Man, 80, who claimed he was an 'unwanted war baby' wins £175K payout

Man, 80, who claimed he was an 'unwanted war baby' wins £175K payout

February 4, 2022

Man, 80, who claimed he was an ‘unwanted war baby’ born in WW2 and sued his niece, 41, for £2.4MILLION after his estranged father left her his entire fortune in his will wins £175,000 payout

  • Colin Johnston, 80, claimed he would be left homeless without the money
  • He was left out of his father Sydney’s will after a feud with both his parents
  • His mother Elsie blamed him for ruining her dreams of Hollywood stardom 

An ‘unwanted war baby’ blamed by his mother for dashing her dreams of Hollywood stardom has won his part of a £2.4million family legacy after a lengthy court battle

Colin Johnston, 80, successfully he needed the payout from his estranged father Sidney’s will and sued his niece and goddaughter, Lady Natalie Wackett, 41, for a share.

Sidney, who died aged 95 in 2017, had left everything to his ‘adored’ niece due to he and his wife’s long-standing resentment towards Colin.

But it was argued he had a ‘moral obligation’ to provide for his octogenarian son, given his ‘precarious’ finances.

Branding the decision to cut him out ‘inexplicable’, a judge in 2019 awarded him £175,000 from the estate, but the case went back to court after Lady Natalie claimed his payout should be slashed due to six-figure debts he owed to his father.

Colin insisted any cut in his payout could see him made homeless at the age of 80 and that he should be paid the full amount.

Last week, a High Court judge handed him the final victory, ordering Lady Natalie to pay up.

Colin Johnston outside London’s High Court earlier in the court battle for his father’s will

Lady Natalie Wackett, 41, argued that Mr Johnston should not get the money but was defeated

During the original trial, Mr Johnston told the court that his parents’ resentment towards him dated back to World War Two, and that he was an ‘unwanted war baby’ born while his father was serving in the RAF.

He said his mother Elsie had a grudge against him from infancy for getting in the way of her stage career, and told him: ‘I would have been a Hollywood star if it wasn’t for you.’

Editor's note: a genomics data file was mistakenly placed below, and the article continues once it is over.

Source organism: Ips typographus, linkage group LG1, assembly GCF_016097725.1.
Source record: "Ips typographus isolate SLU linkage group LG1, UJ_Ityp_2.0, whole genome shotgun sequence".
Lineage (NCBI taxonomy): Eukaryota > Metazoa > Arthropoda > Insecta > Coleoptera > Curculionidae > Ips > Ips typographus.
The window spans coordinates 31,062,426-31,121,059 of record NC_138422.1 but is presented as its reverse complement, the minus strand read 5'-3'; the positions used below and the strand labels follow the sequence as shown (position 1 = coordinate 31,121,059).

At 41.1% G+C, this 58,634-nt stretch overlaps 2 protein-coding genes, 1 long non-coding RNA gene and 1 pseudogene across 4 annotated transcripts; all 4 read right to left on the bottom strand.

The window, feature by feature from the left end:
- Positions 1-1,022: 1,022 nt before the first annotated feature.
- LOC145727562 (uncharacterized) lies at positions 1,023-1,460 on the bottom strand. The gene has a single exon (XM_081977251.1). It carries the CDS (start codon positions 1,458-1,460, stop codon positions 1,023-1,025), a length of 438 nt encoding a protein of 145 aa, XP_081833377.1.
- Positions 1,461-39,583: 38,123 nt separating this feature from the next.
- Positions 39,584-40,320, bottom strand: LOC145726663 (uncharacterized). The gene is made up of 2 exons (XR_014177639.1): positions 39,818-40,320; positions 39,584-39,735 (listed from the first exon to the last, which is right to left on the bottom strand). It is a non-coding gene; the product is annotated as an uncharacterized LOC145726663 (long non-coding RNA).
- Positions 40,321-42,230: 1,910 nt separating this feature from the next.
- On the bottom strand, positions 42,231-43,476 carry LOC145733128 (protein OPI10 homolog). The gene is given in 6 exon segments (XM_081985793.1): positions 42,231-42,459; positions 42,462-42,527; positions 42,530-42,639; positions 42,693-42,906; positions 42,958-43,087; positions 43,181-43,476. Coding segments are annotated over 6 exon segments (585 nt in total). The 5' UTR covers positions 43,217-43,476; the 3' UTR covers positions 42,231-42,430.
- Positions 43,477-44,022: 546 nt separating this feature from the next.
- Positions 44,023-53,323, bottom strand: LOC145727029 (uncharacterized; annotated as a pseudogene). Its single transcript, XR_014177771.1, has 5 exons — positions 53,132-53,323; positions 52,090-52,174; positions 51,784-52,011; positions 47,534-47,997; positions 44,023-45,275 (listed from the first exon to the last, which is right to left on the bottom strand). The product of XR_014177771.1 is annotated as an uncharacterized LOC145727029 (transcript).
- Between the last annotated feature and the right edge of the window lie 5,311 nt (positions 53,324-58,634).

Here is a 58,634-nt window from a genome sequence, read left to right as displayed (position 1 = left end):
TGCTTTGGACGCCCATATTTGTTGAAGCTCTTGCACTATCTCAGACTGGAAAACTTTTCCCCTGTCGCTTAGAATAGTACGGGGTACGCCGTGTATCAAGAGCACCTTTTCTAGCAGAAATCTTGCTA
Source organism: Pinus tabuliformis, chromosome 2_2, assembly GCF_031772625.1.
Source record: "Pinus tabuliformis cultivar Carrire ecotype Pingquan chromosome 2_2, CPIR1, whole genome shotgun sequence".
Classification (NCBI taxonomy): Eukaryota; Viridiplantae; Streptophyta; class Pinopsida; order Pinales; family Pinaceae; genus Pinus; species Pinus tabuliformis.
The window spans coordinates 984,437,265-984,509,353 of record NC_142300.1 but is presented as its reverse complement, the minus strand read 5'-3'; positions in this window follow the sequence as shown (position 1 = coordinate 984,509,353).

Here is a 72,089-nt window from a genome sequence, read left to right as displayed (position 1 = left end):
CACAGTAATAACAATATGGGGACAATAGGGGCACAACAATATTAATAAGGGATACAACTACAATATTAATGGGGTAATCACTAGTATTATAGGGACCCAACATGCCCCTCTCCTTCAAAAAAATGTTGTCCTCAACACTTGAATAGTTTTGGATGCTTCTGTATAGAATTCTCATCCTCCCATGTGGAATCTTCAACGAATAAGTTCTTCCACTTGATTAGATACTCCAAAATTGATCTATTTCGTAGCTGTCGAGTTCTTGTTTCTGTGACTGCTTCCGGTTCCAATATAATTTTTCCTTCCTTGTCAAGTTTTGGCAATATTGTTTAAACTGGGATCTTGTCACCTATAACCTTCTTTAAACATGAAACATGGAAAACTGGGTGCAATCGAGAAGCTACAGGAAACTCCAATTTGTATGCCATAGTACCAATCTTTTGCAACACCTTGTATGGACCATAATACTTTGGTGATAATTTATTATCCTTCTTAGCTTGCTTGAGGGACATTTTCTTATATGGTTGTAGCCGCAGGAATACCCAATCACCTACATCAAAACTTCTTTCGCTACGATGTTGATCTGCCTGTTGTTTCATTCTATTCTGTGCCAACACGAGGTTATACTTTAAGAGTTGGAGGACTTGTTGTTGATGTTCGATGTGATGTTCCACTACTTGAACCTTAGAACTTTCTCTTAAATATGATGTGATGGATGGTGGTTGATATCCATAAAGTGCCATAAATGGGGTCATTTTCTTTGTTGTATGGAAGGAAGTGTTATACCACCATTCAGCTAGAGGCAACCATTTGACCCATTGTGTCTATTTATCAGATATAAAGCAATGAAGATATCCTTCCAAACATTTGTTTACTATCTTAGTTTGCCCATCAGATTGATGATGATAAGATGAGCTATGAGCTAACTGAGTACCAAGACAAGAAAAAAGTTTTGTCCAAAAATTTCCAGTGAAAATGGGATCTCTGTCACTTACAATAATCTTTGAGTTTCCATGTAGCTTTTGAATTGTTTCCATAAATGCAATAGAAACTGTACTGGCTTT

His parents favoured his brother and the rest of his family over him, having bought manorial titles for all of them including Lady Natalie, while Colin was left without a handle to his name.

But his niece, Lady Natalie, claimed Colin didn’t deserve a penny because he had been an ungrateful son who turned his back on his parents.

In evidence, Colin said he had preferred his father to his mother when growing up, but father and son ended up falling out badly after working alongside each other in the family business.

Tempers ended up boiling over during a heated business meeting in 1991 which ended with Colin walking out after his father told him he could ‘leave if he didn’t like what was happening’.

A court dispute kicked off the following year over the family business and its assets, and Colin never spoke to his father again due to their ‘rift’.

However, Lady Natalie claimed Colin alienated him with a consuming gambling habit which set in from the early 1980s onwards.

The long-running court battle was finally settled at the High Court last week by a judge

And she claimed Colin made no effort to reconcile with his father after their rift in 1991, even staying away from his funeral in 2017.

Awarding him the £175,000 payout – including to cover his lawyers’ bills – in 2019, Judge Edwin Johnson said Sidney had made a fixed decision back in the 1970s to exclude Colin from his will.

And he had ‘behaved unreasonably in making and maintaining his decision that Colin should inherit nothing’.

‘It seems to me to have been symptomatic of a relationship with his parents – for which Colin was not ultimately responsible, which was always going to cause family strife, did cause family strife, and has now left Colin in…straitened financial circumstances,’ he said.

Following the ruling that she should pay, Lady Natalie took the case back to court, insisting that any payout to her uncle should be cut to reflect more than £100,000 owed by Colin to his father following an earlier legal dispute.

Lady Natalie claimed she had discovered a 20-year-old lawyers’ letter in a box of old family papers, proving that Colin still owed his dad cash due to their legal dispute in the 1990s.

She only stumbled on the documents several months after her original case was rejected in December 2019, the court heard.

But Colin’s barrister, David Giles, said the pensioner is in acute need of cash to help him through his final years – particularly since he doesn’t own his own home and lives in rented housing in Barnet.

If ultimately forced to leave their current home, he and his wife are ‘substantially at risk of ending up homeless,’ said Mr Giles.

In a judgment last week, Judge James Brightwell accepted Lady Natalie as an ‘honest and truthful witness’, although noting she felt a ‘great deal of hostility towards Colin’.

But he said the 2019 judgment in Colin’s favour was made on the clear understanding that he owed nothing to his dad’s estate.

Given that fact, it would be unfair to force Colin now to pay Natalie money from his award, he said.

‘I find, despite the tenacious and perspicuous submissions made on Natalie’s behalf, that Colin is entitled to a declaration that his…award is payable without deduction,’ the judge concluded.

The court heard Lord Sidney Johnston made his money running a car and property business in north London called Johnston and Sons.

His wife, Lady Elsie, died in 2013 and his son, Lady Natalie’s father Lord Gary in 2016.

In all, Lord Sidney left behind a 2.4million estate – with a net value after expenses of £1.4million.

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